Initially, we consider a question of procedure. On appeal, plaintiff has moved to file supplemental authorities suggesting that the Senger affidavit was not properly before the trial court because it was not attached to the original response to the motion to compel and was only offered with the hospital's motion for reconsideration. We need not resolve this issue on the merits, however, because plaintiff has waived this argument. Not only did plaintiff fail to object to consideration of the affidavit, she expressly acquiesced in it being filed when counsel indicated there was no objection to it being considered. The affidavit is, therefore, properly before us on appeal. See People ex rel. Carey v. Starview Drive-In Theatre, Inc., 100 Ill. App. 3d 624, 627-28, 427 N.E.2d 201, 205, 56 Ill. Dec. 121 (1981).
We now consider the merits of the case. The applicable version of section 8-2101 of the Act provides, in pertinent part:
"Information obtained. All information, interviews, reports, statements, memoranda, recommendations, letters of reference or other third[-]party confidential assessments of a health care practitioner's professional competence, or other data of the *** Patient Care Audit Committees, Medical Care Evaluation Committees, Utilization Review Committees, Credential Committees and Executive Committees, or their designees (but not the medical records pertaining to the patient), used in the course of internal quality control or of medical study for the purpose of reducing morbidity or mortality, or for improving patient care or increasing organ and tissue donation, shall be privileged, strictly confidential and shall be used only for medical research, *** the evaluation and improvement of quality care, or granting, limiting or revoking staff privileges ***." (Emphasis added.) 735 ILCS 5/8-2101 (West 1996).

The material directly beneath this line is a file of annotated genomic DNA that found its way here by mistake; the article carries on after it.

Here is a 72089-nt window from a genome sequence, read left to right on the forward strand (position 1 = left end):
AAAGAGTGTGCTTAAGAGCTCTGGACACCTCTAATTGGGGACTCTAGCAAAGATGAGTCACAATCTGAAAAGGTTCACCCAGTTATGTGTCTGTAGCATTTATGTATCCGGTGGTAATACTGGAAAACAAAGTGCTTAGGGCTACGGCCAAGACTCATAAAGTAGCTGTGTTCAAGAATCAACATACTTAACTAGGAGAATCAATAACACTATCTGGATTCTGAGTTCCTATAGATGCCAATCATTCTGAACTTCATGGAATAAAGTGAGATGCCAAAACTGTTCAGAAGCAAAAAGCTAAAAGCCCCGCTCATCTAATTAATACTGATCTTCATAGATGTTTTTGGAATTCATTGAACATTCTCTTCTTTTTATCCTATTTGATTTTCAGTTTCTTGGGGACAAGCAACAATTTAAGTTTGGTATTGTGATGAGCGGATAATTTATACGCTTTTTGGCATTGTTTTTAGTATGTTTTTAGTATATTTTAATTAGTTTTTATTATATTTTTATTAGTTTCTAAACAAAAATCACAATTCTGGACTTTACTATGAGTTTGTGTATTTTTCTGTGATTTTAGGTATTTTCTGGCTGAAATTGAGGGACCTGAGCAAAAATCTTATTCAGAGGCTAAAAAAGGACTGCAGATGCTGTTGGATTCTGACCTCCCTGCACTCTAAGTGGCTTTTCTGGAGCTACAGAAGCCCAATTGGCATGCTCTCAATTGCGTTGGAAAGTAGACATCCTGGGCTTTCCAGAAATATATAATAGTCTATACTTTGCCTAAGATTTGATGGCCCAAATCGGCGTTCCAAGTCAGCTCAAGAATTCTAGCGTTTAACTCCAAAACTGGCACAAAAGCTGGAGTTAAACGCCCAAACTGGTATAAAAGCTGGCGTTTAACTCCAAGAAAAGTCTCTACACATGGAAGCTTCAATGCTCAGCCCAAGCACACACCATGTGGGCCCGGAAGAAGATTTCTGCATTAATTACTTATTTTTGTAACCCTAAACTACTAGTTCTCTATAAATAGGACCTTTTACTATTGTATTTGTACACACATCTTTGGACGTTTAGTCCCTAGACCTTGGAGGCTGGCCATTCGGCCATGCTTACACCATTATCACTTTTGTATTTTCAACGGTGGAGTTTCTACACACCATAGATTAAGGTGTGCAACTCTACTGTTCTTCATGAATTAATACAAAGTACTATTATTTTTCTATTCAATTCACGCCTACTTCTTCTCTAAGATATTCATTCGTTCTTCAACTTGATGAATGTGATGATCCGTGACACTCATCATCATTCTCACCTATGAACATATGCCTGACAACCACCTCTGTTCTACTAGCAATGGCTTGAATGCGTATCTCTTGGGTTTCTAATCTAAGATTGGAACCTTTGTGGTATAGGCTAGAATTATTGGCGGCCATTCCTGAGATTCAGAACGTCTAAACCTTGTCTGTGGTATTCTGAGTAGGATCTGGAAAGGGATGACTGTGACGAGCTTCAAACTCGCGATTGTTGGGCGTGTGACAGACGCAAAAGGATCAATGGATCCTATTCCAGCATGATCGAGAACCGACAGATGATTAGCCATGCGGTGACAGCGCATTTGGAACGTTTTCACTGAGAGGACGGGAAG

Section 8-2102 provides:
"Admissibility as evidence. Such information, records, reports, statements, notes, memoranda, or other data, shall not be admissible as evidence, nor discoverable in any action of any kind in any court or before any tribunal, board, agency or person. The disclosure of any such information or data, whether proper, or improper, shall not waive or have any effect upon its confidentiality, nondiscoverability, or nonadmissibility." 735 ILCS 5/8-2101 (West 1996).